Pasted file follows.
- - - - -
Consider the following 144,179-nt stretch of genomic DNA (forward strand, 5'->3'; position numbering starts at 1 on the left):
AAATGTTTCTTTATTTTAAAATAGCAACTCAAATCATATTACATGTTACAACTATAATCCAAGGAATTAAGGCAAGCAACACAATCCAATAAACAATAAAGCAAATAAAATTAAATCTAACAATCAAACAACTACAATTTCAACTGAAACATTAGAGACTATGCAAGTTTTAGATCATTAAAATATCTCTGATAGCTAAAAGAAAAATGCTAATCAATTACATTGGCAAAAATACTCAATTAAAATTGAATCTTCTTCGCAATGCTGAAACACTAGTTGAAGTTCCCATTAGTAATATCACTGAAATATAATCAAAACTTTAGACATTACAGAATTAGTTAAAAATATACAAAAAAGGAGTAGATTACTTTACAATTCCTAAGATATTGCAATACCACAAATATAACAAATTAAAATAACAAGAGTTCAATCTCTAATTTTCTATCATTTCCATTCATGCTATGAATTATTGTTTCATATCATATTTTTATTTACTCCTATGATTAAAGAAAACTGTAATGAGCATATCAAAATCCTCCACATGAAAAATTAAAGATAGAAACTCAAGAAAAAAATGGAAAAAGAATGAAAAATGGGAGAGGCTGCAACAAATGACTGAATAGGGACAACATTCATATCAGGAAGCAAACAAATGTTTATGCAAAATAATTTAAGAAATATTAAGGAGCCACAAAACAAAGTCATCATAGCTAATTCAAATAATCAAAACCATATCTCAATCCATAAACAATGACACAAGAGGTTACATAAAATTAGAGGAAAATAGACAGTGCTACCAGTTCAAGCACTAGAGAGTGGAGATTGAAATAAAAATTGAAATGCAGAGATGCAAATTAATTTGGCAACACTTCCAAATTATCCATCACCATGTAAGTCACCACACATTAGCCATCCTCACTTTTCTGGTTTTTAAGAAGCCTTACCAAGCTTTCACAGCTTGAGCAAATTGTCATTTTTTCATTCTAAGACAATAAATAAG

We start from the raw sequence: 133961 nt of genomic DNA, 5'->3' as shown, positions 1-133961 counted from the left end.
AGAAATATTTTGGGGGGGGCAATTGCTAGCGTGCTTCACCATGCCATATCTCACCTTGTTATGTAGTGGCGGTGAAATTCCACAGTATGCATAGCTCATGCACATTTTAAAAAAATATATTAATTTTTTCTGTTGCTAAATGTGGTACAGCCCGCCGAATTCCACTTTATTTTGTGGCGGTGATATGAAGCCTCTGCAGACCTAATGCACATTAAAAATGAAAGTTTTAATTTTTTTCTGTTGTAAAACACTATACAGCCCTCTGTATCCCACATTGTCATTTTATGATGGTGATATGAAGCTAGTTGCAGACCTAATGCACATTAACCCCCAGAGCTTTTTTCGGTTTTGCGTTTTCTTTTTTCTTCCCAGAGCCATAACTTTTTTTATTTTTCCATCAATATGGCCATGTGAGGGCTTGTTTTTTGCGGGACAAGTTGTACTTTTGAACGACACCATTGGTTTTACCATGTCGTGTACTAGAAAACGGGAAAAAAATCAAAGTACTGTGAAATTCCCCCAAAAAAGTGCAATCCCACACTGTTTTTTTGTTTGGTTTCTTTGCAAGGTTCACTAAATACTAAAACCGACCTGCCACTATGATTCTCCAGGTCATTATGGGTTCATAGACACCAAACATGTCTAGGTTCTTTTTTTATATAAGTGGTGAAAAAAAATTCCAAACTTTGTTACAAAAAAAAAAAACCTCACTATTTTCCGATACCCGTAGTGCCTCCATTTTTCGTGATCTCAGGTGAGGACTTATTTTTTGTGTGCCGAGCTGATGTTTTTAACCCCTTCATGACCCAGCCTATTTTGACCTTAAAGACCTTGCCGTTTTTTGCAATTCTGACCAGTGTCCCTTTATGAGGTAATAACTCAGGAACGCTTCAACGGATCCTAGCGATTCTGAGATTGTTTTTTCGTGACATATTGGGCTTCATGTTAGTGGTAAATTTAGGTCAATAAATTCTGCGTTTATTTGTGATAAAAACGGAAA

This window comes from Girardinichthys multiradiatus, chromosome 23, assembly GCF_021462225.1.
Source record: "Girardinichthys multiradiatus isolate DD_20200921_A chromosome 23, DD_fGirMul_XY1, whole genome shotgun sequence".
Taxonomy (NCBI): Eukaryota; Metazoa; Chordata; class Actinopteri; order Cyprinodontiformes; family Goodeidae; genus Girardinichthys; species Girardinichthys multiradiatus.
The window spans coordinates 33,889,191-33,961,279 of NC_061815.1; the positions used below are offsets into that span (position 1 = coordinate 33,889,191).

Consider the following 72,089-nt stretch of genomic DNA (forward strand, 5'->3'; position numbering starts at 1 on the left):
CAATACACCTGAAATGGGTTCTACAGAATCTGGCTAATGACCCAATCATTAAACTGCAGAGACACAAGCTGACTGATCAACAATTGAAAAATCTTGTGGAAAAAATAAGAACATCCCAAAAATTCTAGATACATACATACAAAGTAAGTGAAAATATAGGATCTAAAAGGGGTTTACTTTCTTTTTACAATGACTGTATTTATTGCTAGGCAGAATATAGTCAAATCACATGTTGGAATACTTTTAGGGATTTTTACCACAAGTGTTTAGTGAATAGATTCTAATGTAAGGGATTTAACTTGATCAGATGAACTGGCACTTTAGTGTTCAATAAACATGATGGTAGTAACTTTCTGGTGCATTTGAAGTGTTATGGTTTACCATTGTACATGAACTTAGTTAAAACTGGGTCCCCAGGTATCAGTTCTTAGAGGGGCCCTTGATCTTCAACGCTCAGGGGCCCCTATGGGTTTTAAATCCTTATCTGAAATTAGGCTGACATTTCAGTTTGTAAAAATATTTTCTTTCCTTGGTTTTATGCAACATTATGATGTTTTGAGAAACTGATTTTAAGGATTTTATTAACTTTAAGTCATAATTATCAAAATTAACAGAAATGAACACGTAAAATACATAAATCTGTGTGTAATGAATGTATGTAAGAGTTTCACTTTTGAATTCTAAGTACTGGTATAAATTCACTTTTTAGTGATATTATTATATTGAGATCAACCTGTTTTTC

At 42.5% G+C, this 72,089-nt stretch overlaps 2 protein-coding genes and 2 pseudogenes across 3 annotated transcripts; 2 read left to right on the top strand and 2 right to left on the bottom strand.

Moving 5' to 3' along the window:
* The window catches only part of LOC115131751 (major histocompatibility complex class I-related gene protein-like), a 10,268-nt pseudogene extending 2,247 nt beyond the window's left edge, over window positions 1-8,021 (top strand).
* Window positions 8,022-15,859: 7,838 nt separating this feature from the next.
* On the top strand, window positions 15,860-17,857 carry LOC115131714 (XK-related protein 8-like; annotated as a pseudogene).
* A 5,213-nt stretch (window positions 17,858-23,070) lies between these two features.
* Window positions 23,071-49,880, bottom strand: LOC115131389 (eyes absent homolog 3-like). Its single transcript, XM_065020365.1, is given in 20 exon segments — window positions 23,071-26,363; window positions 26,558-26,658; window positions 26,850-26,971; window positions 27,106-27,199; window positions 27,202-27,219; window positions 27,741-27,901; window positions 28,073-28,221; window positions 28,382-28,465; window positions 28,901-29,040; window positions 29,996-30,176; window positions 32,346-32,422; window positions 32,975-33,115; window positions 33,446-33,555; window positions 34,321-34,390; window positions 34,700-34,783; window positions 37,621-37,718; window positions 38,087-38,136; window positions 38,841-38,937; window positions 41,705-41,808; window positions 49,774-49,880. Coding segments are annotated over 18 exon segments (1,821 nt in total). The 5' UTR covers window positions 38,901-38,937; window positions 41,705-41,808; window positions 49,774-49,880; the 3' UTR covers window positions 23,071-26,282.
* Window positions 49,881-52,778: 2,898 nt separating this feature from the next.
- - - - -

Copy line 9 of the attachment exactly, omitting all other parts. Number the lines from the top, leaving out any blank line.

Consider the following 72,089-nt stretch of genomic DNA (forward strand, 5'->3'; position numbering starts at 1 on the left):